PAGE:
- Pigment Numbers: PW6 PV23
- Lightfastness Rating: ASTM II
- Pigment Opacity: Opaque
- Paint Opacity: Opaque
- Series 2
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Permanent Light Violet is a beautiful pastel shade of violet that some artists might not see the need for at first glance. Yet this color has been selling for many years which is an indication of a real need since a lot of artists are using it. Graphic artists like these colors and it is easy to imagine using it in large poster style artworks, but it has a larger story to tell than that. For a start it has a large role to play as an off-white. Off-whites are very valuable for the artist. As their name implies they are whites with a little bit of color added. Matisse offers several of different colors. Using pure Titanium White does lighten colors but it can also be a little harsh and drain the color from the color. Thus it is always better to lighten using a lighter color rather than just white and pure Titanium should be used only for the very lightest tints. Permanent Light Violet is just right for lightening violet colors.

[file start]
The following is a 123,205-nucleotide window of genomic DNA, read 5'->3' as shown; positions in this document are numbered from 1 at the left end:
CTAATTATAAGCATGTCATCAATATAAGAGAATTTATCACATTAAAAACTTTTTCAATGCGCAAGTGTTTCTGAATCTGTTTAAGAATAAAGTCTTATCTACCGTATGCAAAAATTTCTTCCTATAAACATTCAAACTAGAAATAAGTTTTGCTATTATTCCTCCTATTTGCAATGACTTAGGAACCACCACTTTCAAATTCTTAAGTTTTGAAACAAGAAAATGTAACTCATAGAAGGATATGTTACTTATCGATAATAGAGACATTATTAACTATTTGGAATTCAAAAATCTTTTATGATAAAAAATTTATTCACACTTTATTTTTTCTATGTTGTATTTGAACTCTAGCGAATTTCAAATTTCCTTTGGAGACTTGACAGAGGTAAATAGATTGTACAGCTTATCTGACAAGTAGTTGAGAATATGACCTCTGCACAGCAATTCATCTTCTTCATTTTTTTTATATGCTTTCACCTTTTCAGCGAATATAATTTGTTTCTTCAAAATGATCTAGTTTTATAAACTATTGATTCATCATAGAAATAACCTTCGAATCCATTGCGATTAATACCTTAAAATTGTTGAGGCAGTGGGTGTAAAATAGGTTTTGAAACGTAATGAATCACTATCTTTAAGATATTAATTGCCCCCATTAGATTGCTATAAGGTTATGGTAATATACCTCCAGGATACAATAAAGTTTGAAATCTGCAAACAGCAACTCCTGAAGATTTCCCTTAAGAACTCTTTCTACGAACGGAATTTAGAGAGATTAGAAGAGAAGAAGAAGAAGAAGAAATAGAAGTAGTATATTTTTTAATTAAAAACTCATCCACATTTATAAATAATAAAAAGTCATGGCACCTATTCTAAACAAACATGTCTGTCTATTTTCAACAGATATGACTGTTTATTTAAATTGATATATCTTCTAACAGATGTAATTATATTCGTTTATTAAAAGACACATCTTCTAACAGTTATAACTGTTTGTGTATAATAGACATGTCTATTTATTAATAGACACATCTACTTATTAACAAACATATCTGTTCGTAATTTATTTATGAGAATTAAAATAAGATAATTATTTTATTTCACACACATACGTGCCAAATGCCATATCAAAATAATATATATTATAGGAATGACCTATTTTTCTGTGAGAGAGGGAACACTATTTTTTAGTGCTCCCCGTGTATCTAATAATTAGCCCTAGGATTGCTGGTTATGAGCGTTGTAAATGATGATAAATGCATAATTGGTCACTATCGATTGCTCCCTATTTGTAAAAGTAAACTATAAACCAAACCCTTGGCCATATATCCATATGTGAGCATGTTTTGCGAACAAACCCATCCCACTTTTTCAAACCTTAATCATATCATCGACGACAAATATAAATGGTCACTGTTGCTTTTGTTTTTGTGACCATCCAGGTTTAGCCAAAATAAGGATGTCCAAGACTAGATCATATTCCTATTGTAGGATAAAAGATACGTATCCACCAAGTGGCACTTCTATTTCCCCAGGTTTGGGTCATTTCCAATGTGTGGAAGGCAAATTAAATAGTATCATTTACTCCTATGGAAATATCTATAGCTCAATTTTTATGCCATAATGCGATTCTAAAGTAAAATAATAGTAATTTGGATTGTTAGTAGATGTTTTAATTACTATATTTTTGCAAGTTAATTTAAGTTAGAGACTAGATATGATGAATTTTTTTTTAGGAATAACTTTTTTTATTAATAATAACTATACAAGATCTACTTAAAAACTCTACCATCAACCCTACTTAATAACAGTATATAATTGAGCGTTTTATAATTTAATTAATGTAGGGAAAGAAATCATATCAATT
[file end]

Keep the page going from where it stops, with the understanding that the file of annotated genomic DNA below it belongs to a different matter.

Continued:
It is also a great color as a base for making the full range of pale mauves, lavenders, and other light violet colors. These sort of colors are bountiful in landscapes and in more imaginative artworks violets create an ethereal feeling of otherworldliness. This was used to great effect by Romantic period artists, especially Turner, whose atmospheric scenes often contain beautiful contrasts of violet, mauve, and blue, with gold, yellow, and red. Violet creates a wide range of emotions depending on whether or not it is a sensual mauve, or a spiritual violet, or a rich imperious purple and this emotional depth makes it ideal for the dreamiest of subjects. It also can infuse a more traditional landscape with feeling. Mauve brings with it the heat of summer and a feeling of the expansiveness of wide open spaces reaching to distant hills and mountains. Permanent Light Violet mixed with Ultramarine Blue can create beautiful soft blueish mauves, or mixed with Dioxazine or Burgundy it gives more purple mauves. Mixed with Venetian Red it makes more earthy mauves that work well with the earth colors. It is a temptation for experimenting on the lighter side of the palette.